Parish Eucharist 16th April 2017
I have called you by name
Sermon for Easter Sunday 2017 – Acts 10: 34 – 43; John 20: 1 – 18
I have called you by name
I began my sermon by calling out various names, ending with Mary.
I wonder if have just called out your name – and how it felt if I did. Our names are important to us. Although we may share them with many others, they still give us a sense of who we are, as if they somehow hold our identity. We are sensitive to their sound, and especially to the sound of someone familiar, someone who loves us, calling our name. So Mary Magdalen, griefstricken and blinded by tears, who cannot see angels when they are right in front of her – never mind the risen Christ – instantly recognises the sound of His voice calling her name.
Names are important to God too. Back in Genesis, in the story of Creation God names things as He creates them – Day, Night, Sky, Seas….and so on. And he gives to Adam and Eve the job of naming all the living creatures. Sometimes we read in the Bible that God gives a new name to someone – so Abram, the founder of the Jewish nation becomes Abraham as a sign of the promise that he will be the ancestor of a multitude. Jesus does the same many centuries later when he tells Simon that from now on he will be Simon Peter- the rock on which He will build His church. Peter then has to learn, painfully, to become that rock.
Mary Magdalen’s name shows her origins. She is Mary of Magdala, a Roman garrison town near Jerusalem where there would have been prostitutes. We can’t be certain, but tradition identifies her with the woman who was a sinner who anointed Christ’s feet at a dinner (Luke 7:37). We do know, because Luke tells us, that she was one of a number of women who had been cured of evil spirits and infirmities – in fact Luke reports that seven demons had gone out from her (Luke 8:2). These women travelled with Jesus throughout Galilee and supported him. So, for whatever reasons Mary was someone whose life had been rescued, turned around by Jesus. She was filled with gratitude, love and devotion to him. John’s Gospel tells us she was one of the few who remained with Jesus to the end, standing at the Cross when most of His disciples – even including Peter – had run away (John 19:25).
Her love and devotion now brings her, early in the morning on the third day, to Jesus’ tomb, hoping that she can do one last service for her Lord. But everything has changed. The stone has gone. The body has gone. All is confusion and bewilderment.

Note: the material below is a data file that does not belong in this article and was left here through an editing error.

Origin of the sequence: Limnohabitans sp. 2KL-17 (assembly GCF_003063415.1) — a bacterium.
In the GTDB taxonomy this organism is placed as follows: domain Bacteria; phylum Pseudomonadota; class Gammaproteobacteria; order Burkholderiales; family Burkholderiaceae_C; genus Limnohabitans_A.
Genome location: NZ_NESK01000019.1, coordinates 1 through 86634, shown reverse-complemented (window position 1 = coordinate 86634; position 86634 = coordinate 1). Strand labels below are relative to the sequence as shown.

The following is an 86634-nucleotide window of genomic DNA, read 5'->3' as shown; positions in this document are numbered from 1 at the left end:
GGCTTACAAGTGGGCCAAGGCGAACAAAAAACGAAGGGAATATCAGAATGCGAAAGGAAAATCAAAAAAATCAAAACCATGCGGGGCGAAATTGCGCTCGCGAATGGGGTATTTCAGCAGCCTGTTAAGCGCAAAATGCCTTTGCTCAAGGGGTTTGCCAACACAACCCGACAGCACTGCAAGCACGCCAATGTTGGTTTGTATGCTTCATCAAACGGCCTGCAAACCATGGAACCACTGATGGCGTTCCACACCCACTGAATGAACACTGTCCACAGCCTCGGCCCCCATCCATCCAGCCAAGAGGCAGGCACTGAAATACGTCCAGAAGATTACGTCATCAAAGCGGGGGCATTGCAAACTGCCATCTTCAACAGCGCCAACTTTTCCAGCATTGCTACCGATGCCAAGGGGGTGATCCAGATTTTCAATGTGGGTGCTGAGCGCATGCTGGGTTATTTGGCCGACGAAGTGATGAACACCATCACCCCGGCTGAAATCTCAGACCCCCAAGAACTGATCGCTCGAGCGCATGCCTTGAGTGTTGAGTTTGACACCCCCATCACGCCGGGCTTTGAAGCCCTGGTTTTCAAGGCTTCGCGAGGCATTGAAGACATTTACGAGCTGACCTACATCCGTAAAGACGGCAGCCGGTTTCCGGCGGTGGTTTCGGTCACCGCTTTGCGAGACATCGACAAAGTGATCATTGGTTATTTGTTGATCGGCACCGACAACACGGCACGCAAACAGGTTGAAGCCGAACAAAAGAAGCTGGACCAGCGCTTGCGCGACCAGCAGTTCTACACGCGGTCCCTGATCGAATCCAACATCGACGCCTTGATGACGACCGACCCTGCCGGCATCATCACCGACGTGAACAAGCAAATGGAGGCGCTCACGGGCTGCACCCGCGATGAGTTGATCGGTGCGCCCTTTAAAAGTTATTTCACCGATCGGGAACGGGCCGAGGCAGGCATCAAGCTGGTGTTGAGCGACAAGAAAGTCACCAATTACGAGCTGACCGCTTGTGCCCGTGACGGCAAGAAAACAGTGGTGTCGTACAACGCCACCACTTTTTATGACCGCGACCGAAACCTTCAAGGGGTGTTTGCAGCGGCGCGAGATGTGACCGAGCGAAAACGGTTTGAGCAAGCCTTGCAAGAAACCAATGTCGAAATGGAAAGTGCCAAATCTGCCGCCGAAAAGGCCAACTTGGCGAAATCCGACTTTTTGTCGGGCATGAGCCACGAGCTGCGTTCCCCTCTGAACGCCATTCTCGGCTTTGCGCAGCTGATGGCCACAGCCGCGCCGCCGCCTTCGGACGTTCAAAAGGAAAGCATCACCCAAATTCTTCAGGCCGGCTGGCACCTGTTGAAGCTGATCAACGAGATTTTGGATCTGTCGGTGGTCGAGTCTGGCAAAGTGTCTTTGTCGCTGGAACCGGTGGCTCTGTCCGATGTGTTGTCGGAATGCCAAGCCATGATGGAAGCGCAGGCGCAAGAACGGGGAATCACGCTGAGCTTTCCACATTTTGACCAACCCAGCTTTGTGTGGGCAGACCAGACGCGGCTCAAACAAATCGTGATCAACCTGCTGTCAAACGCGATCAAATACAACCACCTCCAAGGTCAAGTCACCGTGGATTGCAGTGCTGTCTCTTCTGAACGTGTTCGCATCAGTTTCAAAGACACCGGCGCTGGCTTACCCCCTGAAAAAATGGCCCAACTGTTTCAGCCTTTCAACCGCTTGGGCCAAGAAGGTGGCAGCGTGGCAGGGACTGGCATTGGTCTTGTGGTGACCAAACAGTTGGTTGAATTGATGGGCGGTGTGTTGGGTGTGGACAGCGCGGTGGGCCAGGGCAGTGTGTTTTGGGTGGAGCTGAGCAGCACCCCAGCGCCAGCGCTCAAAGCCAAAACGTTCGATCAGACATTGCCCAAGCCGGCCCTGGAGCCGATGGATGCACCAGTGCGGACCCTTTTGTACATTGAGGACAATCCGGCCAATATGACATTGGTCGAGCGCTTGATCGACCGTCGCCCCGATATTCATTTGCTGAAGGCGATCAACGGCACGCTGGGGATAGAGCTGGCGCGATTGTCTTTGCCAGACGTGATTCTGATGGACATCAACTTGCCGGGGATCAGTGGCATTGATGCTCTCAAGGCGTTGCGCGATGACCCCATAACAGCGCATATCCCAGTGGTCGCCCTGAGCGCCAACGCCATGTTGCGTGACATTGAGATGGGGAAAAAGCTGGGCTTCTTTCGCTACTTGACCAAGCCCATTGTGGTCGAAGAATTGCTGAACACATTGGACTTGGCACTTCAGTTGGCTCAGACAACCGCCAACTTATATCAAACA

And instead of the task she thought she was going to do – anointing Jesus’ dead body. Her living Lord sends her off to tell the other disciples that He has risen from the dead and is going back to God the Father. Suddenly grief turns to amazement and joy; her life has new purpose.
God has always been calling His people. He has never stopped. Hundreds of years before Christ, the prophet Isaiah writes these words to encourage and reassure God’s people:
“Do not fear, for I have redeemed you, I have called you by name, you are mine”
God is still calling – in any way and by any means that we will listen. In our own time the poet John Fuller writes of a mysterious elusive sense of being called. Here are some of his words:
There, don’t you hear it too?
Something is calling, although
The day is blank and gray.
The eye fastened on nothing,
The ear undistracted
And we with nothing to say.
But still that sense of calling,
Of something seeking attention
Beyond our consciousness.
God is still calling. Today, on Easter Day, Christ calls us all. We may, like Mary, have spent the last days following the events of his Passion, watching at the foot of the cross, feeling the emptiness of Holy Saturday. We may, like Peter, have denied him, or like most of the disciples have absented ourselves. Or we may have stumbled upon the Easter story like the centurion at the Cross or the guards who fled terrified from the tomb. It doesn’t matter.
Christ is risen. He calls all of us now to share in His resurrection life. Whatever has been in the past is cancelled out, just as it was for Mary Magdalen. The slate is wiped clean. We are freed, forgiven, healed and empowered by the Holy Spirit to lead new lives. However uncertain and dangerous life may feel in 2017, as the balance of world powers shifts, as the old order disappears, God still calls us by name. And He says: “Do not fear, for I have redeemed you; you are mine.”
Alleluia. Christ is risen. Let us rise and follow him.